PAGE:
THE BRUINS are intent on turning the page after becoming just the third NHL team to squander a 3--0 playoff lead. The pivotal moment of Boston's second-round collapse against Philadelphia: the crushing, wrist-dislocating hit that Flyers captain Mike Richards laid on one of the league's most underrated players, David Krejci, in Game 3. On a team with Marc Savard, a sublime passer, and Patrice Bergeron, an Olympic gold medalist, Krejci, the third center, is the Boston bellwether. He is a creative playmaker and dedicated checker, a get-well-card player who cheers up practically everybody. After he went down, the Bruins scored eight goals in four straight losses to Philly.
The Boston attack will need Krejci in 2010--11. After ranking second in the NHL in scoring the previous year, the Bruins plummeted to 30th last season, due in part to a raft of injuries, as well as a curious lack of finish. According to their internal statistics, they had roughly the same number of scoring opportunities as during their goalfest season. "The chances came," says coach Claude Julien. "It's a question of bearing down and finishing."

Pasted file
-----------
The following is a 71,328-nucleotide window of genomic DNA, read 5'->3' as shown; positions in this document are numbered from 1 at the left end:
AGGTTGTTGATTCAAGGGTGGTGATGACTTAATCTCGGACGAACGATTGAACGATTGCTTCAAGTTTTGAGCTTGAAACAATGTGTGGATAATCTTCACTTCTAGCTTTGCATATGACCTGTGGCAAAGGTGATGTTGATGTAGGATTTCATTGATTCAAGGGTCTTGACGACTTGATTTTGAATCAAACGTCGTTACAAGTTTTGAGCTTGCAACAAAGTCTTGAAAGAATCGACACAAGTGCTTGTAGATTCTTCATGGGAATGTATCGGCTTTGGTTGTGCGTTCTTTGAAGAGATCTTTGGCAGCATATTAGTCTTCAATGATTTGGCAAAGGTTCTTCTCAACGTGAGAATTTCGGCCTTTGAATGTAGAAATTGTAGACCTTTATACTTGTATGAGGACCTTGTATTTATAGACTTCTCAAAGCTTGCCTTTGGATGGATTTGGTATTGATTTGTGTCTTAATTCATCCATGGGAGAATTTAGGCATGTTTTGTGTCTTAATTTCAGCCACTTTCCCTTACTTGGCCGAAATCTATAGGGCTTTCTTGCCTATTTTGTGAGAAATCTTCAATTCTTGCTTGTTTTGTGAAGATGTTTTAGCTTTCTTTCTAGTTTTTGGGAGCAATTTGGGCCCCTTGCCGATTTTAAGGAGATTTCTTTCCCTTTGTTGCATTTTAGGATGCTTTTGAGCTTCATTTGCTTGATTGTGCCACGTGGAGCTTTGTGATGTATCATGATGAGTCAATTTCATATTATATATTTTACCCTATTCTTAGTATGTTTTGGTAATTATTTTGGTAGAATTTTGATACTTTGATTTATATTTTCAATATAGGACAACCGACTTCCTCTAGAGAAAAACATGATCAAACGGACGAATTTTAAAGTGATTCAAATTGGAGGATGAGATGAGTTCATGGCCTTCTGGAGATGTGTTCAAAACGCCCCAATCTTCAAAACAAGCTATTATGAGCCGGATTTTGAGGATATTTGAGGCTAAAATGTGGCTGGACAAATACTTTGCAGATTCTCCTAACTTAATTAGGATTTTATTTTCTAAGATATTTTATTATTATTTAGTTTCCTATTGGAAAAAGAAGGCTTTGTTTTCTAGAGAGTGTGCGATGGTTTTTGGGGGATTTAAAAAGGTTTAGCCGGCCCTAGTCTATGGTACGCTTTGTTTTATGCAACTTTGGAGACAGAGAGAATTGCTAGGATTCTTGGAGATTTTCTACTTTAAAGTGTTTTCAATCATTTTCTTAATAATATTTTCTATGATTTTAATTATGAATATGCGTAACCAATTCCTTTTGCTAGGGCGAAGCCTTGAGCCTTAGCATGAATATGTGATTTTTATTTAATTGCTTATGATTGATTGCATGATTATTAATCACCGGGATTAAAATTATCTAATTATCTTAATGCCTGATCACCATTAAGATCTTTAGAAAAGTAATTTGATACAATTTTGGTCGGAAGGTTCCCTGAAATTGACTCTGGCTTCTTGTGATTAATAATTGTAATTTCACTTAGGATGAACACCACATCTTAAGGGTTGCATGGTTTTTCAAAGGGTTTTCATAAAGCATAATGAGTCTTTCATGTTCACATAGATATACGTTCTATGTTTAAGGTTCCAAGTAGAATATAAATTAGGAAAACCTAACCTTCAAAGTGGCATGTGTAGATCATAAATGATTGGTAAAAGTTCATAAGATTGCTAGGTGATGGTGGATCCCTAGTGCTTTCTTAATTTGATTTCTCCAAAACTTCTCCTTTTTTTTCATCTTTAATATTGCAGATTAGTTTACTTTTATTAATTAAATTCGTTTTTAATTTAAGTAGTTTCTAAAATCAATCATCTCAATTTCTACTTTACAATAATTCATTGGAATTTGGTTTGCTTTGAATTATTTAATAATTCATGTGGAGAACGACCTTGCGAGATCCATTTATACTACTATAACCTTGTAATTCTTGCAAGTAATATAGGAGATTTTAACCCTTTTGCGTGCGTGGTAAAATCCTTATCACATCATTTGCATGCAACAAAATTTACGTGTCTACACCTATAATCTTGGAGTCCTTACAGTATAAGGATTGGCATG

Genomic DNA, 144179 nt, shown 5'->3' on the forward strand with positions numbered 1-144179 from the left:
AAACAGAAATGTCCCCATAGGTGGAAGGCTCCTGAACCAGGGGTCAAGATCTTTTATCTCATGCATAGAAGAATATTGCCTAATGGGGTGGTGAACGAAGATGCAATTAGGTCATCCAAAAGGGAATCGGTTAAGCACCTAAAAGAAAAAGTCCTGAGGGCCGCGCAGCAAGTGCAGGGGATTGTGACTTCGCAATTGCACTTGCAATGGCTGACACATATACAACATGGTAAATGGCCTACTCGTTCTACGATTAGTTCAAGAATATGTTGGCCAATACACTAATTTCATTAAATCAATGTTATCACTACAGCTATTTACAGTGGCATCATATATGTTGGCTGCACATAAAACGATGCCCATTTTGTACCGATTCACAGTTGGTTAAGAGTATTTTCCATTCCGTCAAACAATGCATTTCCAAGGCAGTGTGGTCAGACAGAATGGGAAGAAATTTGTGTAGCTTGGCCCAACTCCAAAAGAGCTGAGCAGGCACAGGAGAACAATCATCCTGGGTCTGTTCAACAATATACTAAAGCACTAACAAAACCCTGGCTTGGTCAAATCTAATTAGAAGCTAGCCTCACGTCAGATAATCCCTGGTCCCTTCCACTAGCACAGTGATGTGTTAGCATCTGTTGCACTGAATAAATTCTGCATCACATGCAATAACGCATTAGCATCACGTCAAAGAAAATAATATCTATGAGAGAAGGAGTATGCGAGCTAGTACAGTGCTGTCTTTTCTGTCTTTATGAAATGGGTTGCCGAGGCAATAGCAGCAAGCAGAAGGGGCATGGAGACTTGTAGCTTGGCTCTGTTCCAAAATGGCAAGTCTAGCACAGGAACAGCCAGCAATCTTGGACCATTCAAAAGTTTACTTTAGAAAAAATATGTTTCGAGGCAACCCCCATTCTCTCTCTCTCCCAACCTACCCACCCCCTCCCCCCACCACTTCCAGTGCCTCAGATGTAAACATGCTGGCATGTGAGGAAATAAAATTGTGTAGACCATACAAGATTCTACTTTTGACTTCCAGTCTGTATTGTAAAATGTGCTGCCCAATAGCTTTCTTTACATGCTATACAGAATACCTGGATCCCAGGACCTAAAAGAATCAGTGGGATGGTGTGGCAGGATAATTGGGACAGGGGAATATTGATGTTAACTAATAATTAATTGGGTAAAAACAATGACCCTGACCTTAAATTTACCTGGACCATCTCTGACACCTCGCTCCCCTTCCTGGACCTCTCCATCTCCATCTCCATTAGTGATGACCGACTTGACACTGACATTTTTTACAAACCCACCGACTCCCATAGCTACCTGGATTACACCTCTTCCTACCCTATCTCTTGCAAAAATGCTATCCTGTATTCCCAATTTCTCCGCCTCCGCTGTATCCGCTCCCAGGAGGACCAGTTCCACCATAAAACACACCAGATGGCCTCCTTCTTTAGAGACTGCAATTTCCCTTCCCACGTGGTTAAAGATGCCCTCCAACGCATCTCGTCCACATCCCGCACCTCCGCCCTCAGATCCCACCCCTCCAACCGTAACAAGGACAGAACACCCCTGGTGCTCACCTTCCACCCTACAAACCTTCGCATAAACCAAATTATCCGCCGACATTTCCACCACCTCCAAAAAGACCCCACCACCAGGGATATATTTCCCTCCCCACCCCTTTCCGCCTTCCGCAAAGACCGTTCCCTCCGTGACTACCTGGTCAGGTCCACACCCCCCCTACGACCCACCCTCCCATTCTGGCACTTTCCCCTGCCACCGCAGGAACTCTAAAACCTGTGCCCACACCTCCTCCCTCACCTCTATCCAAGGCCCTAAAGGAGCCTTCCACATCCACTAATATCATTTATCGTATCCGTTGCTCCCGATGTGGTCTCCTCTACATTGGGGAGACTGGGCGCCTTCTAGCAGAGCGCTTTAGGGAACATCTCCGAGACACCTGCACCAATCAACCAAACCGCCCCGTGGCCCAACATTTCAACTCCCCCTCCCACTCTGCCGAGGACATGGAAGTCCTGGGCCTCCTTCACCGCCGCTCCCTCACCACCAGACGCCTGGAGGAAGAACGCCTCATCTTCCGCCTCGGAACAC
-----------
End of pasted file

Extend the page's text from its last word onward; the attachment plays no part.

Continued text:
With the additions of potential 35-goal winger Nathan Horton, acquired from the Panthers in June, and Tyler Seguin, the No. 2 draft pick who will play the wing because of the logjam at center, it's unlikely Boston will spend the next six months fumbling around the offensive zone. Krejci, whose production dipped by five goals last season before he rebounded with a strong (preinjury) playoff, also must return to the form he showed during 2008--09, when he finished second on the team with 73 points. With the news last month that Savard is suffering from postconcussion syndrome, Krejci takes on an even more pivotal role.
"We need him on his game," Julien says of Krejci, who underwent surgery on his right wrist in May and now has almost total flexion in the joint. "We know how much he can do for us."
Lindy Ruff (13th season)